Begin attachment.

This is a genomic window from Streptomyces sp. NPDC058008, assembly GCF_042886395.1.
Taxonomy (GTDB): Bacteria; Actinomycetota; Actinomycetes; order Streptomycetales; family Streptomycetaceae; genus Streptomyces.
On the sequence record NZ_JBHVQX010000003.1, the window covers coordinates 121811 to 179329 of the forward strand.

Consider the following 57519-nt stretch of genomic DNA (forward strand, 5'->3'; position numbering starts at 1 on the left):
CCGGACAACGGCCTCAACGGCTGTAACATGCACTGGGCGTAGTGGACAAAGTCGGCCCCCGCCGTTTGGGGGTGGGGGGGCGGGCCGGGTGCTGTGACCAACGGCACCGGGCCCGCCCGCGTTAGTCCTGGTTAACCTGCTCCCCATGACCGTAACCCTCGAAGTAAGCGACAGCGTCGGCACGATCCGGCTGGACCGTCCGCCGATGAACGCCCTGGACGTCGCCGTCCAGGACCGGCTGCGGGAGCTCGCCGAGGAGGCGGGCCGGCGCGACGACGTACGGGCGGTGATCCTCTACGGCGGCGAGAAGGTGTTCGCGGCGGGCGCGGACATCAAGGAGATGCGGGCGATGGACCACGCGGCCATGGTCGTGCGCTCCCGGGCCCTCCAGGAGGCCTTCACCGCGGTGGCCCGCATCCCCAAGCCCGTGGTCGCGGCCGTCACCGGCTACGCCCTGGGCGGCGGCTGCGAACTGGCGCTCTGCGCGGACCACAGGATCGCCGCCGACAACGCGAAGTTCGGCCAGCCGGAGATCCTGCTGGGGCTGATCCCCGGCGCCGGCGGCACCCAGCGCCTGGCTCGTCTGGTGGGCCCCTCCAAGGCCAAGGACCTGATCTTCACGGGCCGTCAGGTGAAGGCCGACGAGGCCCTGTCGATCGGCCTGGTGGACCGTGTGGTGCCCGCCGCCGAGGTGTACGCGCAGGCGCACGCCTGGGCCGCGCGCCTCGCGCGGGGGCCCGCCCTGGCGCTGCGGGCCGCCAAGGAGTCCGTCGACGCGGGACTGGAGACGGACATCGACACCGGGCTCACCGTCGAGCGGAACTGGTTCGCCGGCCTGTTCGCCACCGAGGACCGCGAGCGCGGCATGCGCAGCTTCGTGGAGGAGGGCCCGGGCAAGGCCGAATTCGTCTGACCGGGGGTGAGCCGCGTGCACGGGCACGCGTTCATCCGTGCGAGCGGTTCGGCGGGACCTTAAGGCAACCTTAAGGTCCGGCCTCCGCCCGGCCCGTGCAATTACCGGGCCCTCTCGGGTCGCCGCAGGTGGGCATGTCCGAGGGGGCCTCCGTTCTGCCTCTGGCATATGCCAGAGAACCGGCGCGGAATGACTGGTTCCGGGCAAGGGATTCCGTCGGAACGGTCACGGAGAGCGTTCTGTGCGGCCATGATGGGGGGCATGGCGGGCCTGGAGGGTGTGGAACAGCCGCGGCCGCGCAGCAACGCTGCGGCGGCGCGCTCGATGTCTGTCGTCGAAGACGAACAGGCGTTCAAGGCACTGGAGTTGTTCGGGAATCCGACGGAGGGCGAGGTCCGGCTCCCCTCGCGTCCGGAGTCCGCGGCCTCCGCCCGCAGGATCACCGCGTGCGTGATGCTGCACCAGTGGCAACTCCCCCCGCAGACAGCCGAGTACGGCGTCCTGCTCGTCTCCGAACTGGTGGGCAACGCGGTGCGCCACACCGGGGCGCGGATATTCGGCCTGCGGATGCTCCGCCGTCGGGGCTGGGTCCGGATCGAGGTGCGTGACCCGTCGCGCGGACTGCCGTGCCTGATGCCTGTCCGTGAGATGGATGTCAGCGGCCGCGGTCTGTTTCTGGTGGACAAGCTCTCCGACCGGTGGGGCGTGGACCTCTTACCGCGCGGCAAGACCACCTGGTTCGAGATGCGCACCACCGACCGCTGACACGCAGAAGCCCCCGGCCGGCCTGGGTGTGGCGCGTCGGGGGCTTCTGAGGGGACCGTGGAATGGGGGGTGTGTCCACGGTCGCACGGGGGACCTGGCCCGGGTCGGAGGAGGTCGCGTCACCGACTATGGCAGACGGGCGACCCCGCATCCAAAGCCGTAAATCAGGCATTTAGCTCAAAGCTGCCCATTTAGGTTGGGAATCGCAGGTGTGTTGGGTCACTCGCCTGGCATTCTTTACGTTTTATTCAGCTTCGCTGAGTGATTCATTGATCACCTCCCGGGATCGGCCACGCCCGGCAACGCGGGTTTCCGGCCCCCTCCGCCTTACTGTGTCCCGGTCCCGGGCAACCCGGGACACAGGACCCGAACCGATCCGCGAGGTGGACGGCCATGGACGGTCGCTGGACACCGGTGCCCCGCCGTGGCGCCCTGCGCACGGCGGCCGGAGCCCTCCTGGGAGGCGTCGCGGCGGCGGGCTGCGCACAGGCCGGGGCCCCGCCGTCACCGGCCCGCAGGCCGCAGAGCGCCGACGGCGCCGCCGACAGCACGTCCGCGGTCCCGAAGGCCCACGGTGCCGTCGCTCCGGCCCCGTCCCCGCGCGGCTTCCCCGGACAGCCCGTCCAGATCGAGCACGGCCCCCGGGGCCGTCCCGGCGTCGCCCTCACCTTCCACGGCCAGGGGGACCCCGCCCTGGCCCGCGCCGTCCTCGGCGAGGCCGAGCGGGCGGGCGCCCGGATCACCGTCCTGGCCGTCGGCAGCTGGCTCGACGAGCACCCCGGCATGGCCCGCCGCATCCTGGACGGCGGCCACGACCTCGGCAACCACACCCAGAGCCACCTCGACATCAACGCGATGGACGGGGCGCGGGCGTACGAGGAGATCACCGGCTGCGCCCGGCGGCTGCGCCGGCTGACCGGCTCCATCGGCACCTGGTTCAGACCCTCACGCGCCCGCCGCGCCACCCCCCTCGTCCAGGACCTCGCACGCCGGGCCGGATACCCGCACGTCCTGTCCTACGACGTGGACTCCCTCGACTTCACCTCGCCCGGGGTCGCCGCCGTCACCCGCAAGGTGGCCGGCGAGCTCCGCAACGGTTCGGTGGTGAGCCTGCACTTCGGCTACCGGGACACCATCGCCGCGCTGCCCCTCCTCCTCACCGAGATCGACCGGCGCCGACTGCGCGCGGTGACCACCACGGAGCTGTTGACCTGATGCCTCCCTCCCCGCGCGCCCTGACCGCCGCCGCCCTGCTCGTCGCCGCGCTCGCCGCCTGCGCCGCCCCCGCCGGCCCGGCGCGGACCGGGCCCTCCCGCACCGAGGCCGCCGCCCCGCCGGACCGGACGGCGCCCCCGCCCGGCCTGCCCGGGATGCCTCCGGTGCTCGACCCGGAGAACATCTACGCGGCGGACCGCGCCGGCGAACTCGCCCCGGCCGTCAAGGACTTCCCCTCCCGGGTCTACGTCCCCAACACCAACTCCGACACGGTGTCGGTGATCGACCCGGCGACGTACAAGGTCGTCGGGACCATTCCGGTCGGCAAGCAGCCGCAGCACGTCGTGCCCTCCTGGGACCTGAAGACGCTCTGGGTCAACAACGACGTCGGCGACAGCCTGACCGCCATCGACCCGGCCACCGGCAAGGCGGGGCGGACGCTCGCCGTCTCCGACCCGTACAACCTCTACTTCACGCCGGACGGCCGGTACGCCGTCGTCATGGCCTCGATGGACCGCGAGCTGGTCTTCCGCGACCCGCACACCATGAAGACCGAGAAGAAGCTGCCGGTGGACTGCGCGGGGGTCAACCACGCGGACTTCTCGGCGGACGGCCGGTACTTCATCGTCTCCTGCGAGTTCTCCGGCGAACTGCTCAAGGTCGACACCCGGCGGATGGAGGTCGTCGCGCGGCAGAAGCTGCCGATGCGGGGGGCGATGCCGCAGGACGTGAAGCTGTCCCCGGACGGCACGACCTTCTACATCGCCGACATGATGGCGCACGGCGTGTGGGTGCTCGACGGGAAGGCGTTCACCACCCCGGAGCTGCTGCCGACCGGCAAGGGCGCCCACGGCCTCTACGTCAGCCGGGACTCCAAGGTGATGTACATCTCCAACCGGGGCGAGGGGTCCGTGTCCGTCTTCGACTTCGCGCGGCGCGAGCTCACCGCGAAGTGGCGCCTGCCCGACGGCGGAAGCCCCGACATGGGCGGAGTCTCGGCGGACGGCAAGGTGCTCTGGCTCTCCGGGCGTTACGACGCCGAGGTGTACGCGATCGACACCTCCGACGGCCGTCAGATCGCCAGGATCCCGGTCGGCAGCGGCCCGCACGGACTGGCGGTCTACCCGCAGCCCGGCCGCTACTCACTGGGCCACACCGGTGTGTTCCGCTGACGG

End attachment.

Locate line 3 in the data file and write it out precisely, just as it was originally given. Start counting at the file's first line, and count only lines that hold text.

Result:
On the sequence record NZ_JBHVQX010000003.1, the window covers coordinates 121811 to 179329 of the forward strand.